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How do you actually download a picture when you click on it? Is there some kind of a javascript code to do just that? Here is how i show the image with pure HTML.

<a href="#"><img src="myPic.png" border="0"></a>
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4 Answers

Assuming by "download" you mean "Cause the user's browser to throw up the 'save or open' dialogue" — you can't.

You could link to another URL offering the same file but with the Content-Disposition header set to attachment. The specifics of how you would provide such a resource at that URL would depend on the server side capabilities on offer to you.

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Most people right-click on the image and choose "Save image as..."

The alternate is to link to use a server-side script that sets a "Content-type" and "Content-disposition" header. In PHP, that would be something like this example from the docs:

header('Content-Type: image/png'); // or 'image/jpg' or 'image/gif'
header('Content-Disposition: attachment; filename="filename.png"');
readfile('original.png');

UPDATE: Since you say the image is generated by a PHP script in the first place, there are a few options:

  • Put the URL (sig.php?...) as the parameter to readfile. This will mean double processing for anyone who clicks to download.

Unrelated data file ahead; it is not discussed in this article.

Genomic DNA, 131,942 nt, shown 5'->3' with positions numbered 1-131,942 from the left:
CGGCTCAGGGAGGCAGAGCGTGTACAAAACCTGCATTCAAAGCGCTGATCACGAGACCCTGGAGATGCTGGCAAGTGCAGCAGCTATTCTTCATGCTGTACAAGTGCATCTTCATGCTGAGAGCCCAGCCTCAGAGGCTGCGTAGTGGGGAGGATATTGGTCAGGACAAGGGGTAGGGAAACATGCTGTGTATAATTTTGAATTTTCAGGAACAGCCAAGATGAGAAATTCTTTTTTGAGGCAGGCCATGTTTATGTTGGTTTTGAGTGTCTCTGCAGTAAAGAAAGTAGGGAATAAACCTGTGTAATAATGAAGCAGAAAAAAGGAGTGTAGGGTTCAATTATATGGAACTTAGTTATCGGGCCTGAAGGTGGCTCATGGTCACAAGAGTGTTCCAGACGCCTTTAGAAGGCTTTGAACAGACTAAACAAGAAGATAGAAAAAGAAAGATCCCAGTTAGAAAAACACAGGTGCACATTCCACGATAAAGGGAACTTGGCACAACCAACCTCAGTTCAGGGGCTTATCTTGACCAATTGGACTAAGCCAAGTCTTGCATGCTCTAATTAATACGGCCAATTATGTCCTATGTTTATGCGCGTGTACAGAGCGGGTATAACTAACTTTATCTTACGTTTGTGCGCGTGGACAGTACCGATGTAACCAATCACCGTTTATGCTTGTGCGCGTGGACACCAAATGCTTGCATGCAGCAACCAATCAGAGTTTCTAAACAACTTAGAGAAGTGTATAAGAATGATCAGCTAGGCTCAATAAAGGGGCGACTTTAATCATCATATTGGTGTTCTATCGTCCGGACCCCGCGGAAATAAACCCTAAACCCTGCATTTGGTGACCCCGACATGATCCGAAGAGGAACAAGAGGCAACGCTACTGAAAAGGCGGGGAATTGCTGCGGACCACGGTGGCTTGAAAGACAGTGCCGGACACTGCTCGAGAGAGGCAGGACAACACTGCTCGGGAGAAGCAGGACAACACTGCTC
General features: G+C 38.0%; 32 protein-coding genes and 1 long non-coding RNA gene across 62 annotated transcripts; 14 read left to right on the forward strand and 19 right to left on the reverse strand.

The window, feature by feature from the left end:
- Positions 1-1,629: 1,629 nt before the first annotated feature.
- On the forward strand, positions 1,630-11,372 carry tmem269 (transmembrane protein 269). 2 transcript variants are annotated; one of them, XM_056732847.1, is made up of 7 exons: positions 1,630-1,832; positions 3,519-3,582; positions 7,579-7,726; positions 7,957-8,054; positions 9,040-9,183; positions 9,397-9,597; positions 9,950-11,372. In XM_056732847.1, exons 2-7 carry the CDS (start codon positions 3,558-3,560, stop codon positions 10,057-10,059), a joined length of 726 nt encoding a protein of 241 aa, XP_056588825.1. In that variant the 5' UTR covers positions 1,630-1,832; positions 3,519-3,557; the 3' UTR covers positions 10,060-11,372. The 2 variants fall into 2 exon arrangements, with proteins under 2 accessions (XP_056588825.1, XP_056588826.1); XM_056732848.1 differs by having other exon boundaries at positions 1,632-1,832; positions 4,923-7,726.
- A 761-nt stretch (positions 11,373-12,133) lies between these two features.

• Cache the output from your image generation script to the filesystem, then pass that file to readfile.
  • Edit the image generation script to accept an extra parameter like mode=download and then where you are about to output the image, if the parameter is present, set those two headers above.
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yes but how the heck do i do when the picture is created by a PHP script? like this: sig.php?user=test&anime=hellsing&color2=color_standard –  Will Aug 4 '09 at 12:29
    
You replace the readfile line with your existing code for generating the image… –  Quentin Aug 4 '09 at 15:17
    
I updated the answer with suggestions for your additional question. –  DisgruntledGoat Aug 5 '09 at 11:05
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I trick this out a bit - I zip the picture and put it somewhere. Then, instead of using a fancy script or server-side stuff, I make the picture's link the location of the .zip file. The user get's warned/asked if they want to download this zip and voila...

But this is usually in an area where the user is someone who would want the image...

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I personally wouldn't trust downloading a .zip file when I'm clicking on an image - it would seem malicious –  Luca Oct 19 '12 at 21:06
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Do you want to open the picture in a new window/tab? Or do you want to download it to the users computer? If you want the user to save the image, then you need to set the content-type of the file they receive:

<?php
$file = $_GET['file'];

header("Content-Type: application/octet-stream; ");
header("Content-Transfer-Encoding: binary"); 
header('Content-Disposition: attachment; filename="'.basename($file).'"');
readfile($file);
?>

Remember to check the input so people can't download source files.

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No, you don't. Use accurate content types and content-disposition headers. Also, when writing examples with gaping security holes in them — provide more prominent warnings about those security holes. –  Quentin Aug 4 '09 at 12:28
    
yes but how the heck do i do when the picture is created by a PHP script? like this: sig.php?user=test&anime=hellsing&color2=color_standard –  Will Aug 4 '09 at 12:29
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